Expert: Cyber ruses getting harder to monitor

The original article was published by Ashley Tang at The Star

PETALING JAYA: With financial scam advertisements and deepfakes of prominent personalities popping up on social media sites, it may be harder to monitor these ruses by cybercriminals, say cybersecurity experts.

Cybersecurity firm LGMS founder CF Fong said social media giants should be held accountable for the fraudulent advertising.

“Nowadays, everything seems to be so convincing. If we do not do our due diligence, we can easily fall prey. “Any organisation or those responsible for publishing need to understand their responsibilities and perform proper validation and verification.

“It used to be the responsibility of print media but now, anyone can publish and disseminate any kind of information online.

“So the same kind of accountability and responsibility should be borne by these companies as well, ” he said when contacted.

Fong said although these companies could also be a victim of fraud, they needed to have some sort of “filtering or internal controls” for their advertisements.

To counter this, Fong suggested that social media companies request for extra documentation or multiple sources of verification from a company.

“Instead of just looking at the video, Facebook, for example, can request for further paperwork from the company to confirm that the campaign is real or ask for additional documentations to verify, ” he said. Recently, such scams had used prominent figures such as badminton player Datuk Lee Chong Wei and AirAsia Group chief executive officer Tan Sri Tony Fernandes to dupe people.

In July, a get-rich-quick investment scam used Lee’s name, claiming that he had come up with “a new secret investment that made hundreds of people in Malaysia very rich”.

In a Facebook post, Lee denied any part in the financial investment.As for Fernandes, a misleading sponsored content post on Facebook had linked him to a new financial technology platform.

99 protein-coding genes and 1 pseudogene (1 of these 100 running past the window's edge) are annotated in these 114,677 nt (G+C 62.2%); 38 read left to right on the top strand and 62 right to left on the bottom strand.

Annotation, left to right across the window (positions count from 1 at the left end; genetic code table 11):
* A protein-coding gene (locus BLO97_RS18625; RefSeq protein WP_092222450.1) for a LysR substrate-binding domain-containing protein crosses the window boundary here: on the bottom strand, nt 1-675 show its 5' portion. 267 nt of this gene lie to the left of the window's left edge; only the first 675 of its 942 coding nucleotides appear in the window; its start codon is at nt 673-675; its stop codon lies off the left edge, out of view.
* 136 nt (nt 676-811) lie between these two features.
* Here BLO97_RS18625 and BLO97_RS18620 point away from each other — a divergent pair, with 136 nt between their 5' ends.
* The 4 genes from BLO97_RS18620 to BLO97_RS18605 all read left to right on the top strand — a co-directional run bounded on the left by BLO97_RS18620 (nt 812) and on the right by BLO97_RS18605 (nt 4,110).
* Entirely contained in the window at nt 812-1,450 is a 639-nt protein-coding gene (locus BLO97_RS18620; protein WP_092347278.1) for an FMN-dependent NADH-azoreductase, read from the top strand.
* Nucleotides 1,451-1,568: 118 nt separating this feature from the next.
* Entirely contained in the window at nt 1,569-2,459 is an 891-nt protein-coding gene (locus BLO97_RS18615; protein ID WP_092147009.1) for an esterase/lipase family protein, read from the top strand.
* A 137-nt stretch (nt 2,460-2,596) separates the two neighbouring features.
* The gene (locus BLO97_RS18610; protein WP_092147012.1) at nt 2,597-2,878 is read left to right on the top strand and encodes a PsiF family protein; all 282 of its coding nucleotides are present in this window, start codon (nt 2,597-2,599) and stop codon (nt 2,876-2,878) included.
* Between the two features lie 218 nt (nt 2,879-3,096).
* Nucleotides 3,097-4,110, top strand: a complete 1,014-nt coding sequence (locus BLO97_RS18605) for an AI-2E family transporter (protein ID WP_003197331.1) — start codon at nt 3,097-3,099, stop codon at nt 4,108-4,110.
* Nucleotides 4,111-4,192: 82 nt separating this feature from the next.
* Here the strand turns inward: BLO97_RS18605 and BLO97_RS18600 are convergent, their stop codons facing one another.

Fong said the public must not believe everything on the Internet.

“The people must do the extra step to verify so that they do not fall prey to these online scams.

“We are starting to lose our ability to do analysis by accepting all the information directly from the Internet, ” he said.

With deepfake scams also happening, Kaspersky Southeast Asia general manager Yeo Siang Tiong said these were a “new weapon for cybercriminals”.

Yeo said with deepfake technology, the ability to create puppets

of real people using publicly available photos, video and audio recordings was now within everyone’s grasp. Last year, the Wall Street Journal reported that a voice deepfake had scammed a CEO of a UK-based energy firm of €220,000 (RM1.08mil).

With Facebook also not taking action against a deepfake video on Instagram (owned by Facebook) of its founder Mark Zuckerberg, Yeo said it showed that big tech companies were not prepared to deal with the onslaught of artificial intelligence (AI)-generated fake media.

“It is not necessarily the social media company’s fault.

“Deepfakes are incredibly hard to moderate as they are so broad that any attempt to clampdown on AI-edited photos and videos would end up affecting a whole swath of harmless content, ” he said.

Currently, Yeo said there was no purely technological solution to the deepfake problem but the threat could be mitigated with effective communication.

He urged the public to practise good basic security procedures such as educating themselves on how to spot a deepfake, making sure they were media literate, and have good basic protocols.

“A sceptical attitude to voice mail and videos won’t guarantee a person won’t be deceived but it can help avoid many traps, ” he said.

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